The Obama administration’s education reform slogan for public-school students might seem a little open-ended to some – what does it really mean for kids to be college- and career-ready, after all? The findings from a report released today by the Georgetown University Center on Education and the Workforce suggest that perhaps the president’s saying should go something more like this: go to college, or else you won’t have a career.
The authors of the report, Help Wanted, write that “by 2018, we will need 22 million new workers with college degrees — but will fall short of that number by at least 3 million postsecondary degrees.” They go on to project that in a decade, 63 percent of jobs will require a college degree, and that these jobs will be the gatekeepers to the middle and upper class (something that is mostly true already).
To reach all of those students not on track to a post-secondary degree, the report’s author, Anthony Carnevale, told Inside Higher Ed today that colleges need to “streamline programs” and “emphasize employability.” That is, fewer courses like Physics for Poets or The 19thCentury English Novel and more Chemistry, Engineering and Accounting. He went on to say that yes, that would mean vocational-type tracks for university students who would be steered away from a more “academic” college experience.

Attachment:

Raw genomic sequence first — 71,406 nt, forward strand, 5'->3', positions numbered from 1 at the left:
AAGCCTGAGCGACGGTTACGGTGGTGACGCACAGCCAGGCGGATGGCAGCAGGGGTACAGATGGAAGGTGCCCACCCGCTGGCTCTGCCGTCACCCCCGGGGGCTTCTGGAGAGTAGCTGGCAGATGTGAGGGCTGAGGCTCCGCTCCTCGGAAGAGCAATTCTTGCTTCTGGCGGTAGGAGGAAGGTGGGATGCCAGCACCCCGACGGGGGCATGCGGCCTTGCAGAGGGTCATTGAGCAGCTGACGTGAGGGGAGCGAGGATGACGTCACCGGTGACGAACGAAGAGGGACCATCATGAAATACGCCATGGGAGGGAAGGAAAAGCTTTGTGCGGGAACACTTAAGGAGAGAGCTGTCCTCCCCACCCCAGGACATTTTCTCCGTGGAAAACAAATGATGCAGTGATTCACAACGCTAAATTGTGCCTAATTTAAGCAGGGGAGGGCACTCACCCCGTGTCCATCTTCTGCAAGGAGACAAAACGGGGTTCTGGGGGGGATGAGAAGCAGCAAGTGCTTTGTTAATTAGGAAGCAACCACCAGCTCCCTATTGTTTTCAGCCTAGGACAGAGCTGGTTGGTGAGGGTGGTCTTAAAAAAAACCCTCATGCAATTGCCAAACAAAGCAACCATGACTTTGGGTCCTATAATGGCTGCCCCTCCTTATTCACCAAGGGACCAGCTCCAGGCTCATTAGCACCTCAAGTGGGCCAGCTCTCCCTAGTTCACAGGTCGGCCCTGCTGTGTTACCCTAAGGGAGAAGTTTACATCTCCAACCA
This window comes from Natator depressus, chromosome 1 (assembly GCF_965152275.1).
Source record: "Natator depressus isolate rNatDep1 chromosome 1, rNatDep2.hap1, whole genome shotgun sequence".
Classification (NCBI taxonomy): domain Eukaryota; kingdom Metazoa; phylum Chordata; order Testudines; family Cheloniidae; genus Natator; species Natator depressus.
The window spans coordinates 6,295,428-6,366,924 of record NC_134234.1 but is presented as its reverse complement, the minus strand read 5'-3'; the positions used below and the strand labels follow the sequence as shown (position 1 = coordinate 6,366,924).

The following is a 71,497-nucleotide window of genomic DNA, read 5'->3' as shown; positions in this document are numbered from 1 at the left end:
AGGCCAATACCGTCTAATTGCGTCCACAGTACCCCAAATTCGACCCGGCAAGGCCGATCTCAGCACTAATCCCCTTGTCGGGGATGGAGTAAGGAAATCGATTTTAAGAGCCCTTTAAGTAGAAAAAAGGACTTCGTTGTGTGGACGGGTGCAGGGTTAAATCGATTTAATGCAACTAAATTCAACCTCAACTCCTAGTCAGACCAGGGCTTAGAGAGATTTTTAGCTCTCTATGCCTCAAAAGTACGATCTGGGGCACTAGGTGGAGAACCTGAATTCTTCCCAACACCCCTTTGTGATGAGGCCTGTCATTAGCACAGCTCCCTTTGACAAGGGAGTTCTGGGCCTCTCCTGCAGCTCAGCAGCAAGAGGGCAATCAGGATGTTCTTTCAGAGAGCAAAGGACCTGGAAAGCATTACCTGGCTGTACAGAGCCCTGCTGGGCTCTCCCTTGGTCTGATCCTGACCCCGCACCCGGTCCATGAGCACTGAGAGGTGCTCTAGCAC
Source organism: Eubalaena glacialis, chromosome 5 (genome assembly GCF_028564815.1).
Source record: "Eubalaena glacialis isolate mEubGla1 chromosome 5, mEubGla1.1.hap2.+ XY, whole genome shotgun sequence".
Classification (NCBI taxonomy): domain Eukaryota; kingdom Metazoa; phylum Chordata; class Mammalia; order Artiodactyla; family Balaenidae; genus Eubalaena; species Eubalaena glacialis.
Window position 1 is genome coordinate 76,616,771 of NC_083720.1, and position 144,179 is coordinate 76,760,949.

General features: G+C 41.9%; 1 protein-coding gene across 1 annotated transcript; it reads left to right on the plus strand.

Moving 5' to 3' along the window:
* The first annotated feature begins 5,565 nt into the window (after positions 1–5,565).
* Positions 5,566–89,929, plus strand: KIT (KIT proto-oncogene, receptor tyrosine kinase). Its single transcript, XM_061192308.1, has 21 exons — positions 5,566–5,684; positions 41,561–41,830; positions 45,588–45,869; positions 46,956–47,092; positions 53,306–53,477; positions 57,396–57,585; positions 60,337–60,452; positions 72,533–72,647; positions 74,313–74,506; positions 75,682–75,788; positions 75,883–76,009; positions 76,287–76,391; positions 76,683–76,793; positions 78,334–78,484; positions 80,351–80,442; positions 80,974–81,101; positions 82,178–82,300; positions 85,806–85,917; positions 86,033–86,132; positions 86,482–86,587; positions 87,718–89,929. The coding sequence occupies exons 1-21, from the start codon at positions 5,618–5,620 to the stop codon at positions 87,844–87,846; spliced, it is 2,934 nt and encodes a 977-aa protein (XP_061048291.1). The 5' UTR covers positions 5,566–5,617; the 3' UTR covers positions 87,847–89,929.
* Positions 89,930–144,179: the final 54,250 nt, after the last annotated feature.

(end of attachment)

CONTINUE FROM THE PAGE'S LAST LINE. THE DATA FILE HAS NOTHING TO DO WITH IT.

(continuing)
Carnevale’s proposal sounds very similar to the report by the New Commission on the Skills of the American Workforce (pdf) a couple of years back, which suggested that students in high school be divided into two tracks: those who would go on to higher “academic” pursuits, and those who would be funneled to vocational, community or technical colleges.
One of the arguments against these types of proposals is that they could prevent students from testing out different career options. (How many of you picked your career at age 16?) They also limit students’ exposure to liberal arts courses that have indirect but useful benefits for life in the real world. Which matters more, or must they be viewed as mutually exclusive?